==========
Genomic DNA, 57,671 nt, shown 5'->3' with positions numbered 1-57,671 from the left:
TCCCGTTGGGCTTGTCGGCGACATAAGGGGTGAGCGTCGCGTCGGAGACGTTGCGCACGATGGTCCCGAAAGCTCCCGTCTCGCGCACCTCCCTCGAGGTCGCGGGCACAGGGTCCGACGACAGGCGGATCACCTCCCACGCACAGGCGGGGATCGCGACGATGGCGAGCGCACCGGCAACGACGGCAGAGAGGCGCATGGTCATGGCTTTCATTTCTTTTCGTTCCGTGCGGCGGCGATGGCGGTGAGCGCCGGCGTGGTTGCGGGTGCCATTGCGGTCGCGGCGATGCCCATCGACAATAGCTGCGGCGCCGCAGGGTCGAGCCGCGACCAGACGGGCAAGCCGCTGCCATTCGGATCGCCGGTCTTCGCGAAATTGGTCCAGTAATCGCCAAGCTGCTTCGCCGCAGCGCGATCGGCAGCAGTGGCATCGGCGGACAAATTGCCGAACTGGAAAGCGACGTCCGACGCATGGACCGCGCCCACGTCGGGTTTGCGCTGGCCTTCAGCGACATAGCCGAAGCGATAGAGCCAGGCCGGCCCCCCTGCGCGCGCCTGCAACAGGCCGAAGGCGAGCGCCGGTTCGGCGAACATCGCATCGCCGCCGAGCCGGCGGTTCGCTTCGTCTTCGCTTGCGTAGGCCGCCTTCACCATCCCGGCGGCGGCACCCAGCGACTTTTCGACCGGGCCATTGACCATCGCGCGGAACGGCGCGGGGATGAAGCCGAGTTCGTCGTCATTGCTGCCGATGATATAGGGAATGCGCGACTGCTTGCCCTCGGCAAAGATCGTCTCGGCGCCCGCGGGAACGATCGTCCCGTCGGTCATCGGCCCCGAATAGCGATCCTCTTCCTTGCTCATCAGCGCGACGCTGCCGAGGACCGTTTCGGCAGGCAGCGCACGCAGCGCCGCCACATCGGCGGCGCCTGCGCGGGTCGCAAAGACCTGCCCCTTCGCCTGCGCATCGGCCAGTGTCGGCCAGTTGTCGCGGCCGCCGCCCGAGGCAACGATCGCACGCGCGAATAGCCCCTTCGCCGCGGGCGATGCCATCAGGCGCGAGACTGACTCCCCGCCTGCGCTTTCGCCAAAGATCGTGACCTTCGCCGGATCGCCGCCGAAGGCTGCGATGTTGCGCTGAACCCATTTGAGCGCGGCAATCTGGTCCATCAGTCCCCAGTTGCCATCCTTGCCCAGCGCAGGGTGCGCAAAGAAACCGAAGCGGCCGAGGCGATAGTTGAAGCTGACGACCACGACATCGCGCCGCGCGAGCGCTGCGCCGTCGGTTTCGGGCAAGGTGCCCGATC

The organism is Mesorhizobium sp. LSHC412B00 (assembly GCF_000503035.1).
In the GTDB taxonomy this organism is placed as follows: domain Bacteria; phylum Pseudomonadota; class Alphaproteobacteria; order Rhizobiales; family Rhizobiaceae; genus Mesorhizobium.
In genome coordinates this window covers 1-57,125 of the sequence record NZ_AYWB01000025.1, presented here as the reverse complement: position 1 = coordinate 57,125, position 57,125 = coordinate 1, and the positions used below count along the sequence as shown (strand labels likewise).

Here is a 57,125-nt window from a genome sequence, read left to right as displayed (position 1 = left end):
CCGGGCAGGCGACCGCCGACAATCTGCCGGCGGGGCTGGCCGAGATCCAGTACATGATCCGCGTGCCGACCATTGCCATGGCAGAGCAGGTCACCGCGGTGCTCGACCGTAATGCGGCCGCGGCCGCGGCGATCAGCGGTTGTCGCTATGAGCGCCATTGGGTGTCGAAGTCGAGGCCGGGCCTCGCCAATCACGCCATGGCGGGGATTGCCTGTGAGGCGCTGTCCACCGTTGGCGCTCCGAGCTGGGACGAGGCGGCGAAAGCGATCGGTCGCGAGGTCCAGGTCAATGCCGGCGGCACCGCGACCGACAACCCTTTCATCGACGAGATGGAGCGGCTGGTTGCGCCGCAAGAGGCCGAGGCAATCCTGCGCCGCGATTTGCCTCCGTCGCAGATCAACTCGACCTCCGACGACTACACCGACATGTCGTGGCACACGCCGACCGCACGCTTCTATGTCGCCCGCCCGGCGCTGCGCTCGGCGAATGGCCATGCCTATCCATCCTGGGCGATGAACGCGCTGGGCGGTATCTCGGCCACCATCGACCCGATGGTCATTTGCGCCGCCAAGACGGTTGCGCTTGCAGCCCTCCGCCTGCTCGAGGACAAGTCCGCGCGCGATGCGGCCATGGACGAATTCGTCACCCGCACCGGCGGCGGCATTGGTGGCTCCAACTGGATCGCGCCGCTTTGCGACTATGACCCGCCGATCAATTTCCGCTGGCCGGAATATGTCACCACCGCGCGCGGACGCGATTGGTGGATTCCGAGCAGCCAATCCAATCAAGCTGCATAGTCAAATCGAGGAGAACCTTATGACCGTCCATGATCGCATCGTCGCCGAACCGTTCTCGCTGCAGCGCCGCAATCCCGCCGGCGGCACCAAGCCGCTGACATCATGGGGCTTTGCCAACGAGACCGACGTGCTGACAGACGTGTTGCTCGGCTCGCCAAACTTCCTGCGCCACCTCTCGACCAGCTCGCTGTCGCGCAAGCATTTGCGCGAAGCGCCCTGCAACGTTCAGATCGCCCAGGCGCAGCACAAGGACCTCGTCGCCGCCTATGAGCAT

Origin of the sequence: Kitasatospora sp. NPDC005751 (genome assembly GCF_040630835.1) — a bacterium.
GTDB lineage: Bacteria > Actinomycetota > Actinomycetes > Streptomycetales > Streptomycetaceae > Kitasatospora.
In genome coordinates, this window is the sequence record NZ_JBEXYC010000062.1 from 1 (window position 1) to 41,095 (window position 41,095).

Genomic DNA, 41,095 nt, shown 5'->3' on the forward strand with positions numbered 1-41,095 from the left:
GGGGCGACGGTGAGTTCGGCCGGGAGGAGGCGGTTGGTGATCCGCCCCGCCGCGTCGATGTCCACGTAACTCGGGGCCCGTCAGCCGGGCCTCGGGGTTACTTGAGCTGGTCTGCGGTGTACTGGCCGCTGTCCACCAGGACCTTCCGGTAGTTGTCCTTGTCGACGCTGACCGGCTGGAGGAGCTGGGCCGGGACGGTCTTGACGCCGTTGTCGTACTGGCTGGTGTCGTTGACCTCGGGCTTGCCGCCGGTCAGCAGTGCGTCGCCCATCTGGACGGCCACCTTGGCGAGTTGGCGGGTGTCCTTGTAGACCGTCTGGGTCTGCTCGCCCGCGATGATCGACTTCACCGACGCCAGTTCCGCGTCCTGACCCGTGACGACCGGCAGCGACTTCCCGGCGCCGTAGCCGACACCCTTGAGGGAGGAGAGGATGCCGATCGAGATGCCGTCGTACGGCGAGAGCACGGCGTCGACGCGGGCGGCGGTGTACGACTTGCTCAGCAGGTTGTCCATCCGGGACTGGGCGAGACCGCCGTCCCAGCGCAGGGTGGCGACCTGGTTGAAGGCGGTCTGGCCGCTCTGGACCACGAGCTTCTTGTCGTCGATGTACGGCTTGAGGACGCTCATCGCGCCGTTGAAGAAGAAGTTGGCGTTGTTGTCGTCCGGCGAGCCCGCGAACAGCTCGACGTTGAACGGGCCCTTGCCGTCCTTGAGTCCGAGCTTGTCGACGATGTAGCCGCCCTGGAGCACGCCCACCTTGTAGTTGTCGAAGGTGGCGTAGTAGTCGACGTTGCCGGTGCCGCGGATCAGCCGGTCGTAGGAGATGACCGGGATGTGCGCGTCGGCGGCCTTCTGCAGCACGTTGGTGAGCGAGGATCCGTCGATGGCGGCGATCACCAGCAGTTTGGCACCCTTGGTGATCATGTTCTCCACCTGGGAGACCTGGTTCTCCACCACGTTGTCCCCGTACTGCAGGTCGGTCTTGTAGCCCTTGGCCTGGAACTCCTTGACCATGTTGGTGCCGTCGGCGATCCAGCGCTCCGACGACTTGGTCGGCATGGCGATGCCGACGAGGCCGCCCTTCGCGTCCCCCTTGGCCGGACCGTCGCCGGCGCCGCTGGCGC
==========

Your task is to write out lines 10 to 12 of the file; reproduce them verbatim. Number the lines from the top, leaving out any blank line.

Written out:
In genome coordinates, this window is the sequence record NZ_JBEXYC010000062.1 from 1 (window position 1) to 41,095 (window position 41,095).

Genomic DNA, 41,095 nt, shown 5'->3' on the forward strand with positions numbered 1-41,095 from the left:
GGGGCGACGGTGAGTTCGGCCGGGAGGAGGCGGTTGGTGATCCGCCCCGCCGCGTCGATGTCCACGTAACTCGGGGCCCGTCAGCCGGGCCTCGGGGTTACTTGAGCTGGTCTGCGGTGTACTGGCCGCTGTCCACCAGGACCTTCCGGTAGTTGTCCTTGTCGACGCTGACCGGCTGGAGGAGCTGGGCCGGGACGGTCTTGACGCCGTTGTCGTACTGGCTGGTGTCGTTGACCTCGGGCTTGCCGCCGGTCAGCAGTGCGTCGCCCATCTGGACGGCCACCTTGGCGAGTTGGCGGGTGTCCTTGTAGACCGTCTGGGTCTGCTCGCCCGCGATGATCGACTTCACCGACGCCAGTTCCGCGTCCTGACCCGTGACGACCGGCAGCGACTTCCCGGCGCCGTAGCCGACACCCTTGAGGGAGGAGAGGATGCCGATCGAGATGCCGTCGTACGGCGAGAGCACGGCGTCGACGCGGGCGGCGGTGTACGACTTGCTCAGCAGGTTGTCCATCCGGGACTGGGCGAGACCGCCGTCCCAGCGCAGGGTGGCGACCTGGTTGAAGGCGGTCTGGCCGCTCTGGACCACGAGCTTCTTGTCGTCGATGTACGGCTTGAGGACGCTCATCGCGCCGTTGAAGAAGAAGTTGGCGTTGTTGTCGTCCGGCGAGCCCGCGAACAGCTCGACGTTGAACGGGCCCTTGCCGTCCTTGAGTCCGAGCTTGTCGACGATGTAGCCGCCCTGGAGCACGCCCACCTTGTAGTTGTCGAAGGTGGCGTAGTAGTCGACGTTGCCGGTGCCGCGGATCAGCCGGTCGTAGGAGATGACCGGGATGTGCGCGTCGGCGGCCTTCTGCAGCACGTTGGTGAGCGAGGATCCGTCGATGGCGGCGATCACCAGCAGTTTGGCACCCTTGGTGATCATGTTCTCCACCTGGGAGACCTGGTTCTCCACCACGTTGTCCCCGTACTGCAGGTCGGTCTTGTAGCCCTTGGCCTGGAACTCCTTGACCATGTTGGTGCCGTCGGCGATCCAGCGCTCCGACGACTTGGTCGGCATGGCGATGCCGACGAGGCCGCCCTTCGCGTCCCCCTTGGCCGGACCGTCGCCGGCGCCGCTGGCGC